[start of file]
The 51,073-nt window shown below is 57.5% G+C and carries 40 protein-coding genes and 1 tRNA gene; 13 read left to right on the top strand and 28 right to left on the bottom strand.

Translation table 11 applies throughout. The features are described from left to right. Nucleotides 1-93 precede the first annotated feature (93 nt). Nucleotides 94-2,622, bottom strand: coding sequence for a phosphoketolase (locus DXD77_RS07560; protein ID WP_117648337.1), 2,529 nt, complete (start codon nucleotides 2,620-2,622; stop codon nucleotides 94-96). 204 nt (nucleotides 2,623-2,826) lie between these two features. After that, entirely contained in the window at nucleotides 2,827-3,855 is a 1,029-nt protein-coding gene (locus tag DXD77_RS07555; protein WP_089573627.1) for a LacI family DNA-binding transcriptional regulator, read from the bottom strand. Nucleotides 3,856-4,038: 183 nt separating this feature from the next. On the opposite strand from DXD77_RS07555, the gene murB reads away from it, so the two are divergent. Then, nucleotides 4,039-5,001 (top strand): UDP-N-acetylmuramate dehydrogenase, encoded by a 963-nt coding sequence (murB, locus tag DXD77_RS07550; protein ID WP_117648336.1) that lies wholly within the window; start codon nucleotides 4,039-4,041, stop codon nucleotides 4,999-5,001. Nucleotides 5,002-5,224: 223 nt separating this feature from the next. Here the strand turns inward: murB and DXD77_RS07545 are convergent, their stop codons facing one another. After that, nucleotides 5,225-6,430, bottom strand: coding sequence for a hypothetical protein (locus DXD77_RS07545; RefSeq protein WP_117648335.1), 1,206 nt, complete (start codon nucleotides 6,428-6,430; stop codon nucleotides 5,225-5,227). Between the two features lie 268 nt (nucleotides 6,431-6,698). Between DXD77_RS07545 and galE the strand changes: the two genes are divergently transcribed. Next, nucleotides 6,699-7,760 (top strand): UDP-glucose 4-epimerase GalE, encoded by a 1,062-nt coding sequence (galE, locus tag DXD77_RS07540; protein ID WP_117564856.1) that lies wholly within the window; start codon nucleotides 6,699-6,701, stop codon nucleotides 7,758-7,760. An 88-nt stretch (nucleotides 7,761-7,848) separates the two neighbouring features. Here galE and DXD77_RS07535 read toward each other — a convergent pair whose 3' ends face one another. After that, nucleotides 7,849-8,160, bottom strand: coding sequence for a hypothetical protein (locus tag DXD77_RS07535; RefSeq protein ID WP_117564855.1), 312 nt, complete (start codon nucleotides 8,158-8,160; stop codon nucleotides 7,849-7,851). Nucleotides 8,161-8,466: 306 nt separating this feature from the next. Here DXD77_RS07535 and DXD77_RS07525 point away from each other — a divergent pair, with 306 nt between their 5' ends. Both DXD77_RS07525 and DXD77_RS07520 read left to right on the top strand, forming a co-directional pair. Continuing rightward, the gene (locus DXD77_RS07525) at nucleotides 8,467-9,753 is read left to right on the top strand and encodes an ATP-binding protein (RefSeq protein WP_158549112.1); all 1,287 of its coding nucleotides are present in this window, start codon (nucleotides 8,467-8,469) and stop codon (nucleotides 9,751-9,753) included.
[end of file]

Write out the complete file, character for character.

The 51,073-nt window shown below is 57.5% G+C and carries 40 protein-coding genes and 1 tRNA gene; 13 read left to right on the top strand and 28 right to left on the bottom strand.

Translation table 11 applies throughout. The features are described from left to right. Nucleotides 1-93 precede the first annotated feature (93 nt). Nucleotides 94-2,622, bottom strand: coding sequence for a phosphoketolase (locus DXD77_RS07560; protein ID WP_117648337.1), 2,529 nt, complete (start codon nucleotides 2,620-2,622; stop codon nucleotides 94-96). 204 nt (nucleotides 2,623-2,826) lie between these two features. After that, entirely contained in the window at nucleotides 2,827-3,855 is a 1,029-nt protein-coding gene (locus tag DXD77_RS07555; protein WP_089573627.1) for a LacI family DNA-binding transcriptional regulator, read from the bottom strand. Nucleotides 3,856-4,038: 183 nt separating this feature from the next. On the opposite strand from DXD77_RS07555, the gene murB reads away from it, so the two are divergent. Then, nucleotides 4,039-5,001 (top strand): UDP-N-acetylmuramate dehydrogenase, encoded by a 963-nt coding sequence (murB, locus tag DXD77_RS07550; protein ID WP_117648336.1) that lies wholly within the window; start codon nucleotides 4,039-4,041, stop codon nucleotides 4,999-5,001. Nucleotides 5,002-5,224: 223 nt separating this feature from the next. Here the strand turns inward: murB and DXD77_RS07545 are convergent, their stop codons facing one another. After that, nucleotides 5,225-6,430, bottom strand: coding sequence for a hypothetical protein (locus DXD77_RS07545; RefSeq protein WP_117648335.1), 1,206 nt, complete (start codon nucleotides 6,428-6,430; stop codon nucleotides 5,225-5,227). Between the two features lie 268 nt (nucleotides 6,431-6,698). Between DXD77_RS07545 and galE the strand changes: the two genes are divergently transcribed. Next, nucleotides 6,699-7,760 (top strand): UDP-glucose 4-epimerase GalE, encoded by a 1,062-nt coding sequence (galE, locus tag DXD77_RS07540; protein ID WP_117564856.1) that lies wholly within the window; start codon nucleotides 6,699-6,701, stop codon nucleotides 7,758-7,760. An 88-nt stretch (nucleotides 7,761-7,848) separates the two neighbouring features. Here galE and DXD77_RS07535 read toward each other — a convergent pair whose 3' ends face one another. After that, nucleotides 7,849-8,160, bottom strand: coding sequence for a hypothetical protein (locus tag DXD77_RS07535; RefSeq protein ID WP_117564855.1), 312 nt, complete (start codon nucleotides 8,158-8,160; stop codon nucleotides 7,849-7,851). Nucleotides 8,161-8,466: 306 nt separating this feature from the next. Here DXD77_RS07535 and DXD77_RS07525 point away from each other — a divergent pair, with 306 nt between their 5' ends. Both DXD77_RS07525 and DXD77_RS07520 read left to right on the top strand, forming a co-directional pair. Continuing rightward, the gene (locus DXD77_RS07525) at nucleotides 8,467-9,753 is read left to right on the top strand and encodes an ATP-binding protein (RefSeq protein WP_158549112.1); all 1,287 of its coding nucleotides are present in this window, start codon (nucleotides 8,467-8,469) and stop codon (nucleotides 9,751-9,753) included.